Published online by Cambridge University Press: 17 June 2019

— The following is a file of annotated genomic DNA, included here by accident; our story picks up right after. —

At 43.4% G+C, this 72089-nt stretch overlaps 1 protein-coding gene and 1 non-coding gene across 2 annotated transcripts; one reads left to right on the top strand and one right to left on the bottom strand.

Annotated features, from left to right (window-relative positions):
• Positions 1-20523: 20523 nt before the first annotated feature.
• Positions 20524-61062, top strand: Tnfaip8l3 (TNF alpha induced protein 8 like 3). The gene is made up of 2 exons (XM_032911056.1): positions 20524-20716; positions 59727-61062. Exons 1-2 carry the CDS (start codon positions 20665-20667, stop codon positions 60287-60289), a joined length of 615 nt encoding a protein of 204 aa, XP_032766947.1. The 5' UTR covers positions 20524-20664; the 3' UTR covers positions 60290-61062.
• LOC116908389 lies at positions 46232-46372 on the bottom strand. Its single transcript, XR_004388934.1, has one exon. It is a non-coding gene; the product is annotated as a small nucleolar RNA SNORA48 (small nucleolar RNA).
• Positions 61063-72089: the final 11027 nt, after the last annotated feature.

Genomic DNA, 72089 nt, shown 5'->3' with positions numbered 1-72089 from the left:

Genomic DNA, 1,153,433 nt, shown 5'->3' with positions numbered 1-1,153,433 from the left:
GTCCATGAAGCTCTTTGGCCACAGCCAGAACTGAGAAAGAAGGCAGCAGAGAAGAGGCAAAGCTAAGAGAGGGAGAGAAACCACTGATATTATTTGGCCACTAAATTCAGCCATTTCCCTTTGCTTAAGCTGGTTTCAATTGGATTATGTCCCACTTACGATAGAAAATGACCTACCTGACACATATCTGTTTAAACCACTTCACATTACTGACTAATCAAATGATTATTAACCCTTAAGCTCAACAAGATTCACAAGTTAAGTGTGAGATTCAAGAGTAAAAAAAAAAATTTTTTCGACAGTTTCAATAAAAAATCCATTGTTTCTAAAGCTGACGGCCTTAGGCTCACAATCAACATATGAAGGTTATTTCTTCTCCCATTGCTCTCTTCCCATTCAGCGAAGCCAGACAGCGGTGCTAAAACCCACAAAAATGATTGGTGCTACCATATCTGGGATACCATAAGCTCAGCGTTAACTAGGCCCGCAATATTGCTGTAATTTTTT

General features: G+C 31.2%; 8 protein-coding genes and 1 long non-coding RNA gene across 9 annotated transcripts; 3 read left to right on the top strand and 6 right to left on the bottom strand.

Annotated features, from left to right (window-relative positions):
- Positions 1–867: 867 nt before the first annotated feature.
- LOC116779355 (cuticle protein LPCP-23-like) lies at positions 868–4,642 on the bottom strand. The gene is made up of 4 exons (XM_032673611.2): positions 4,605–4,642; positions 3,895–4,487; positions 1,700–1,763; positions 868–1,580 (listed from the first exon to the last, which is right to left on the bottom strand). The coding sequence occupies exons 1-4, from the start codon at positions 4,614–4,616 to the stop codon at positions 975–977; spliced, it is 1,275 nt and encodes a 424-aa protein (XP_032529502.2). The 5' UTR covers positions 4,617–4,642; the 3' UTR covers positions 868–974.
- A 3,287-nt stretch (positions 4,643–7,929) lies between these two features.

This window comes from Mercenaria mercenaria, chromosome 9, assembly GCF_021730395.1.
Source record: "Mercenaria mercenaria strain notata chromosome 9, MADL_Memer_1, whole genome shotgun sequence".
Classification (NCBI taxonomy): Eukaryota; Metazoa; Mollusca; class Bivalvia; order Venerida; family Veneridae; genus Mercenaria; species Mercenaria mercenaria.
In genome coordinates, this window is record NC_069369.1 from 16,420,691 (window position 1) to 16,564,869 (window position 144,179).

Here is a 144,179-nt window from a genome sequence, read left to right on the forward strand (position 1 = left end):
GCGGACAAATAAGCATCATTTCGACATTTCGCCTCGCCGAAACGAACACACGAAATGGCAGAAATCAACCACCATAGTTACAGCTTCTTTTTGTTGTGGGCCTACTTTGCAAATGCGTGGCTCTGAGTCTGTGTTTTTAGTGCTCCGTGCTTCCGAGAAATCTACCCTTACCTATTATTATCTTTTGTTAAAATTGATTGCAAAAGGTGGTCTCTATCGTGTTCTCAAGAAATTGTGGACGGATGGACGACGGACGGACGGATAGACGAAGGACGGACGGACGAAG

This chapter provides a theoretical model of postcolonial legislative development under preponderant chief executives. The model outlines a two-way commitment problem between powerful chief executives and elites acting collectively in legislatures. By lowering the costs of intra-elite collective action, legislatures serve as a means of credible commitment from chief executives not to abrogate intra-elite arrangements to share power and governance rents. This outcome checks executive tyranny. However, the establishment of legislatures that lower the costs of intra-elite collective action against chief executives increases the risk of legislative tyranny. Through their legislative monopoly on lawmaking, elites can simply legislate away executive powers, thereby abrogating intra-elite arrangements. For this reason, chief executives’ willingness to tolerate legislative strength and independence is conditional on their ability to effectively balance legislators acting collectively. In this manner, presidential strength conditions the upper limit of legislative strength and independence – with strong presidents likely to govern with stronger and organizationally independent legislatures. This simple model explains legislative development under both autocracy and democracy as well as the observed empirical regularity of a positive correlation between institutionalized autocracy and regime duration. Strong chief executives, who are likely to have long tenures, are also more likely to institutionalize their rule.